Brand, Thomas (DNB00)

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BRAND, THOMAS (1635–1691), nonconformist divine, born in 1635, was the son of the rector of Leaden Roothing, Essex. He was educated at Bishop's Stortford, Hertfordshire, and Merton College, Oxford. There he specially studied law, and afterwards entered the Temple. An acquaintance formed with Dr. Samuel Annesley [q. v.] led to a resolution to join the ministry. He entered the family of the Lady Dowager Roberts of Glassenbury, Kent, the education of whose four children he superintended. He caused the whole of his salary to be devoted to charity. He soon preached twice every Sunday, and frequently a third time in the evening, at a place two miles distant. He established weekly lectures at several places, and monthly fasts. On the death of the Rev. Mr. Poyntel of Staplehurst, he left Lady Roberts, went to Staplehurst, and was ordained. About two years after he married a widow, by whom he had several children, who all died young. He continued at Staplehurst till driven away by persecution. After many wanderings he settled near London. He built many meeting-houses, and contributed to their ministers' salaries. Catechising the young was also a favourite occupation, in which he was very successful. He gave away thousands of catechisms and other books, and even went to the expense of reprinting twenty thousand of Joseph Alleine's ‘Treatise on Conversion’ to be given away, altering the title to a ‘Guide to Heaven.’ A portion of this expense was defrayed by some of his friends. Many other small books were given away by him, and he and his friends sold bibles much under cost price to all who desired them, provided they would not sell them again. Brand maintained children of indigent parents, and put them to trades. Dr. Earle, many years a distinguished minister of the presbyterian congregation in Hanover Street, London, was one of his protégés. Brand spent little on himself. His charities were computed to amount to above 300l. a year. He said he ‘would not sell his estate because it was entailed, but he would squeeze it as long as he lived.’ Brand died 1 Dec. 1691, and was buried in Bunhill Fields. The inscription on his gravestone is recorded in ‘Bunhill Memorials,’ by J. A. Jones.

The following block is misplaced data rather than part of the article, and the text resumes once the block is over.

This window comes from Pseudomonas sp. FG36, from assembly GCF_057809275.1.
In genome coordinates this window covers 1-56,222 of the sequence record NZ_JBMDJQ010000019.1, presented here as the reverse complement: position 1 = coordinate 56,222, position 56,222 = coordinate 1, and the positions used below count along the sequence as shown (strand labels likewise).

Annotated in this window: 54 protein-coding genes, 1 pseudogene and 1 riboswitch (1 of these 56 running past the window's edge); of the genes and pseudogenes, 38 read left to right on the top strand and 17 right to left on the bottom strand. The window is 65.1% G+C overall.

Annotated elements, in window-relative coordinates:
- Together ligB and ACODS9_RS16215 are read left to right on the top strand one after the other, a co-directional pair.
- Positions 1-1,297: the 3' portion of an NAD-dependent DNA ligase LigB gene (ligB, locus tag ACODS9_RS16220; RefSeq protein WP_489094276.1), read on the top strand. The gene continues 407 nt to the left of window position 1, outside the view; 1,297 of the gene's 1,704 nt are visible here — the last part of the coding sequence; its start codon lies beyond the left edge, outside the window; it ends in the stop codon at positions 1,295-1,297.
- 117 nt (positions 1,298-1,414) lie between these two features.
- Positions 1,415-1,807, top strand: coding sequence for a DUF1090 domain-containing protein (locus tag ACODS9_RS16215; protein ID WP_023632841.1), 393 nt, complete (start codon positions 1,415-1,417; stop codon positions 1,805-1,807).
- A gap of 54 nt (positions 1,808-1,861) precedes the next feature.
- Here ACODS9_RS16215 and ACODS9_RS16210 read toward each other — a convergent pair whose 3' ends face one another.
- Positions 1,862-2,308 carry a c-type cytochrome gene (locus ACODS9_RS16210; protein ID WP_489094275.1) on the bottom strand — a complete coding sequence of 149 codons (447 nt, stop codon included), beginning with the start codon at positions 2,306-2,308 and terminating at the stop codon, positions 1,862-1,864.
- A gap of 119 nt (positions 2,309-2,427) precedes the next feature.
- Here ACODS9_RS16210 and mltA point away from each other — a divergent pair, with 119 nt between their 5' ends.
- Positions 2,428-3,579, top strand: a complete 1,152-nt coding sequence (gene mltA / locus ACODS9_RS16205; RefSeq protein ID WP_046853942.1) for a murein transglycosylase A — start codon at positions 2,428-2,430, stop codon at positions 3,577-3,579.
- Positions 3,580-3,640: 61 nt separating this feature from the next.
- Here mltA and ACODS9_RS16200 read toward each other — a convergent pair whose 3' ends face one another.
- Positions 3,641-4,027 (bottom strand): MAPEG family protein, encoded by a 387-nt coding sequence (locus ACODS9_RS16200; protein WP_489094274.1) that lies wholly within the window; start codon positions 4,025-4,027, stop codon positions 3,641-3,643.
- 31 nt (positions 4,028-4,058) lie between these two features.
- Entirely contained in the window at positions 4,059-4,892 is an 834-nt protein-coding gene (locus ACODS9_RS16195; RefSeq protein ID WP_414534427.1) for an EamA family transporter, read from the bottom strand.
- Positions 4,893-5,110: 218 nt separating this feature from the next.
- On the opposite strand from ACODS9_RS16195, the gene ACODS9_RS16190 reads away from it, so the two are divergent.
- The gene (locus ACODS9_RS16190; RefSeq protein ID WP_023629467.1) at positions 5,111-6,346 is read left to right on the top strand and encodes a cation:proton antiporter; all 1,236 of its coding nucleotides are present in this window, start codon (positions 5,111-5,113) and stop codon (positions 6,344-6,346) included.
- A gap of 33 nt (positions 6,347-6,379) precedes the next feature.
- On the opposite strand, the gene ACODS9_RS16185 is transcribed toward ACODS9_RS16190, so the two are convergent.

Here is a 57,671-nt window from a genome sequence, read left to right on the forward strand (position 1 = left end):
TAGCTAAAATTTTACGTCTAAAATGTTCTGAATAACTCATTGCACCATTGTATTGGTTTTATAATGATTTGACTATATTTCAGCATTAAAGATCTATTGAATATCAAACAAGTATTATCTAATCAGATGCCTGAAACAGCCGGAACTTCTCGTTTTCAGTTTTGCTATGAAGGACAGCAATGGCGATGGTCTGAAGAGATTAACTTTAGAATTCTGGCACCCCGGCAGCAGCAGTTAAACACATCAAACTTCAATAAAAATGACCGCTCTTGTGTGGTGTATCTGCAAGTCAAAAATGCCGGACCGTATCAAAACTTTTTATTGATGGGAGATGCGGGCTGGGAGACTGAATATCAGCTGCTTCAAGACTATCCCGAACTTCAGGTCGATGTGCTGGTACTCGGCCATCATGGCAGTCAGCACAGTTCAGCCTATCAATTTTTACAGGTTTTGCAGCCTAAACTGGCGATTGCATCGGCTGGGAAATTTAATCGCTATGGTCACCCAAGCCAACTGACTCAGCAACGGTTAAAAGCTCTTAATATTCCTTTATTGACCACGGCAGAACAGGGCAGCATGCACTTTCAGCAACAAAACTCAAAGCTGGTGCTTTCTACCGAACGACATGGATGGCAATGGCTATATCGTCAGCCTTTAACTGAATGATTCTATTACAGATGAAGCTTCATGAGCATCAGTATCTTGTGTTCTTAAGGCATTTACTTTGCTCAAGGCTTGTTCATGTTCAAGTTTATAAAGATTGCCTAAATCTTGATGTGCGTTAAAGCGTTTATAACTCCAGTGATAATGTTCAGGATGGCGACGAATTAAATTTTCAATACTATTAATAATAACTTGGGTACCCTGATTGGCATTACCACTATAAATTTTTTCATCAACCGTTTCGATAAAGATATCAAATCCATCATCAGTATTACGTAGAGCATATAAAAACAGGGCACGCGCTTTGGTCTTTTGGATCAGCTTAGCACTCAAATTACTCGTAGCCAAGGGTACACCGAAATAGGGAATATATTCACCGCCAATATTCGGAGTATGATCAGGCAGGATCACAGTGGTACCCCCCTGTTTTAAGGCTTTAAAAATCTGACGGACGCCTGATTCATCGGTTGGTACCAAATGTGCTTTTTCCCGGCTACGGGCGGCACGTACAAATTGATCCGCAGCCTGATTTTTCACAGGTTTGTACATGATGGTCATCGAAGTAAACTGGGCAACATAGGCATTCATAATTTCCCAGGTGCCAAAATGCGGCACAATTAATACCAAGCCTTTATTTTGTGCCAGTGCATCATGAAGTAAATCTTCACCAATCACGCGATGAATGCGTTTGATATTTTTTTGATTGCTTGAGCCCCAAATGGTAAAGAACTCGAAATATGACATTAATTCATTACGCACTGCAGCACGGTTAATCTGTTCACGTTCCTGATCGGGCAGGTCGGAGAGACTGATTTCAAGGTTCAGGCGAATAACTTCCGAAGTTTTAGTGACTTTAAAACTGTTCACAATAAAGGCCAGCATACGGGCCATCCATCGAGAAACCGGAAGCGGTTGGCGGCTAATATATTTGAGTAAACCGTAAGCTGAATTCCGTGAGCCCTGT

[Memoirs of the Rev. Thomas Brand (with a sermon preached on the occasion of his death), by the Rev. Samuel Annesley, LL.D. 1692 (reprinted with additions, and dedicated to Thomas Brand, Lord Dacre, by William Chaplin), Bishop's